Apple starts Theater Mode and SiriKit beta testing in watchOS 3.2 dev preview

Still waiting for that game-changing, industry-lifting, Android Wear-killing Apple Watch enhancement allowing the intelligent timepiece to completely break free from iPhones, and truly become practical on its own?

Theater Mode and SiriKit are probably not it, and it doesn’t sound like the Series 3 hardware revision expected out in the fall will set the wearable world on fire either. But Cupertino’s watchOS is (very) slowly growing into a self-sufficient, pragmatic, sophisticated software platform for your wrist.

Developers have just got their hands on the operating system’s version 3.2, working hard behind the scenes now to make the most of third-party Siri integration built directly into the Apple Watch, as well as stabilize and refine the long-awaited Theater Mode.

That latter feature “lets users quickly mute the sound on their Apple Watch and avoid waking the screen on wrist raise”, which feels particularly useful in a crowded theater while attending a play or film screening, but may also come in handy in other situations and dark environments requiring full discretion.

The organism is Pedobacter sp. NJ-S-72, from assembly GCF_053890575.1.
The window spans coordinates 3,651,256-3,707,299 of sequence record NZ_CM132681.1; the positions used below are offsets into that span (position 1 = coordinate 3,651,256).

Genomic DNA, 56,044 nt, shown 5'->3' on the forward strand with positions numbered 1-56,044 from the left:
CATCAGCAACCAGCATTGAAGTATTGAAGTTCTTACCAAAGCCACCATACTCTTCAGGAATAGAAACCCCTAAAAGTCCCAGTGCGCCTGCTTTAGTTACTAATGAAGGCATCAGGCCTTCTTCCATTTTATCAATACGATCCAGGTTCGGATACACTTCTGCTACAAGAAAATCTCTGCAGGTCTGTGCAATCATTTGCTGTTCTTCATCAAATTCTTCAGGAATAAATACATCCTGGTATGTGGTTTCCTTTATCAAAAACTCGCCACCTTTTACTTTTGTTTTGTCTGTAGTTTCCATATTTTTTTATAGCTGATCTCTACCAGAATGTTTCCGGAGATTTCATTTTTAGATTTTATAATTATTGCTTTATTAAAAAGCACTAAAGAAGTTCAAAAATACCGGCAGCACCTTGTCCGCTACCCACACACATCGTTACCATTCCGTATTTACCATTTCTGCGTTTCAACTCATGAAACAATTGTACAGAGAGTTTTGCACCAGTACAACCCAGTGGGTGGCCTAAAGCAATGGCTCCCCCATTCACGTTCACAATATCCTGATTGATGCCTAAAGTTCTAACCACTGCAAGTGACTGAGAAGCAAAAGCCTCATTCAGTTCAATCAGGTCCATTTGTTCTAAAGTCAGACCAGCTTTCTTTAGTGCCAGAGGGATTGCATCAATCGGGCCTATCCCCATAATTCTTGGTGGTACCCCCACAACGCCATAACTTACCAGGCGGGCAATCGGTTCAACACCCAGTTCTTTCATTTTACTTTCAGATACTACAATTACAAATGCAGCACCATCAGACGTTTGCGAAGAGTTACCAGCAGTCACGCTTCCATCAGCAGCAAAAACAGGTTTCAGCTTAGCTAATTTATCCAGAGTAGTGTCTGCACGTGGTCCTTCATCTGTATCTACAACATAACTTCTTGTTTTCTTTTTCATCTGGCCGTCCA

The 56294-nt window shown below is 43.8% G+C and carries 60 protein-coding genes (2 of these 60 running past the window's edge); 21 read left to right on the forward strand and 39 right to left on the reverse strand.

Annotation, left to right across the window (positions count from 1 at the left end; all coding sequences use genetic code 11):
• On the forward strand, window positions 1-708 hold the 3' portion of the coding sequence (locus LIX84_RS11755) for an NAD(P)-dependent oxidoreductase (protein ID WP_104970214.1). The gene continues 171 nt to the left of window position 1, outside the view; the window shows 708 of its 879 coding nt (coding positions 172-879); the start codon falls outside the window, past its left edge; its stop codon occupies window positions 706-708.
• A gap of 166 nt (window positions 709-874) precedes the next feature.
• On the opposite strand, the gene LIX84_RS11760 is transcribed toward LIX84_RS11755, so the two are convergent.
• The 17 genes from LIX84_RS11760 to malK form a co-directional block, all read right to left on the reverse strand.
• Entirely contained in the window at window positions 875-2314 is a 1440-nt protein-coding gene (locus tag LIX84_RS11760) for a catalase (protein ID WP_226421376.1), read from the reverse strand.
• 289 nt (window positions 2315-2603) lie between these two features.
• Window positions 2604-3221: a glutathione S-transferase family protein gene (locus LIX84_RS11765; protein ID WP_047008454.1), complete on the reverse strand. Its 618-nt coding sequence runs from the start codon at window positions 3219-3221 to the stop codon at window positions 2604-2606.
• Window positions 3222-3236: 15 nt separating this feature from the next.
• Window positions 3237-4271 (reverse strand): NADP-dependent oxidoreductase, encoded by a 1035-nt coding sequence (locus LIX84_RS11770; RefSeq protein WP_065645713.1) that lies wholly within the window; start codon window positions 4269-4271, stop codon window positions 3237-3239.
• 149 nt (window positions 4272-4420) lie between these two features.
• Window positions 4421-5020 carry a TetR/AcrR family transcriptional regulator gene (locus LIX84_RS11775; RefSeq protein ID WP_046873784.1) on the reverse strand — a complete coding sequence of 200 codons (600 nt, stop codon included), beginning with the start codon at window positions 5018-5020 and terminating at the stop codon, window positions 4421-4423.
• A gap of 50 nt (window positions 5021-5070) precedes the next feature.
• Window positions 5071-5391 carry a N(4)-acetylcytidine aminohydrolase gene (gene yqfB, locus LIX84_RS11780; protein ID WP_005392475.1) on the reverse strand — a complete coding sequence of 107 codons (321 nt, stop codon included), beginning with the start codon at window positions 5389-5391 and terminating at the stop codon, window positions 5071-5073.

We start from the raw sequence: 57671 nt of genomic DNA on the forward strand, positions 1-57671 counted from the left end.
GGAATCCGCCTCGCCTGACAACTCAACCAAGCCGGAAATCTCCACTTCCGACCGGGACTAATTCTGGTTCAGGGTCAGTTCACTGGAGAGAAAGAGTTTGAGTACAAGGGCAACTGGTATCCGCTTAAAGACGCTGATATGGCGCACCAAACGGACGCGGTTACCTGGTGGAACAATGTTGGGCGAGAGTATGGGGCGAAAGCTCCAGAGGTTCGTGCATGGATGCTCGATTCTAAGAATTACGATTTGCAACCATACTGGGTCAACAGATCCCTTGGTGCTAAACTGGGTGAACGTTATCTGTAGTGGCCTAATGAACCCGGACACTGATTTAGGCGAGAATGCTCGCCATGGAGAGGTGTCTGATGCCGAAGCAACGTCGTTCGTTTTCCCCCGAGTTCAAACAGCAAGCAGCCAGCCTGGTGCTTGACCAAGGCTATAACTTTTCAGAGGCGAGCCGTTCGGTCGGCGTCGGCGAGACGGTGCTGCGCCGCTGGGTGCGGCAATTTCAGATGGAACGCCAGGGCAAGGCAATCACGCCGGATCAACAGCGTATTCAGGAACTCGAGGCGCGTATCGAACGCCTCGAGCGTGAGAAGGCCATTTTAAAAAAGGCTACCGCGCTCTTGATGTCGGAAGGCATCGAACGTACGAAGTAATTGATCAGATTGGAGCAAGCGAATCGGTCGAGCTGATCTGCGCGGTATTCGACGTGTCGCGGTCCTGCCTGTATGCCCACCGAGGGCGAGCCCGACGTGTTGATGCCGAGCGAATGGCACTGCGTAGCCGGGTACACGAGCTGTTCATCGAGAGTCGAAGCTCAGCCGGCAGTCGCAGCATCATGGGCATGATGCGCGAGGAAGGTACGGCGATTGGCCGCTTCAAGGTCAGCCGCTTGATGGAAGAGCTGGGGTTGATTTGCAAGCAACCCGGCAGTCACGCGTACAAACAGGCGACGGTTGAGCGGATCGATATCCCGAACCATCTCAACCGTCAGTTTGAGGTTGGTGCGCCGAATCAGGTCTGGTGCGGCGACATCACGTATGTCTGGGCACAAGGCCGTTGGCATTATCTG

Keep in mind that notifications will still flow in, including vibrations, with a simple tap on the screen or Digital Crown press re-activating the lights. Meanwhile, SiriKit in watchOS supports a variety of messaging, payments, ride booking, workouts, calling and photo searching services, enabling devs to vastly improve the Apple Watch’s voice controls.

Sadly, we don’t know when this meaningful watchOS 3.2 update might reach the masses, as 3.1 is now more than three months old, with a maintenance 3.1.3 release kicked off just last week.

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About The Author
Adrian Diaconescu
Adrian has had an insatiable passion for writing since he was in school and found himself writing philosophical essays about the meaning of life and the differences between light and dark beer. Later, he realized this was pretty much his only marketable skill, so he first created a personal blog (in Romanian) and then discovered his true calling, which is writing about all things tech (in English).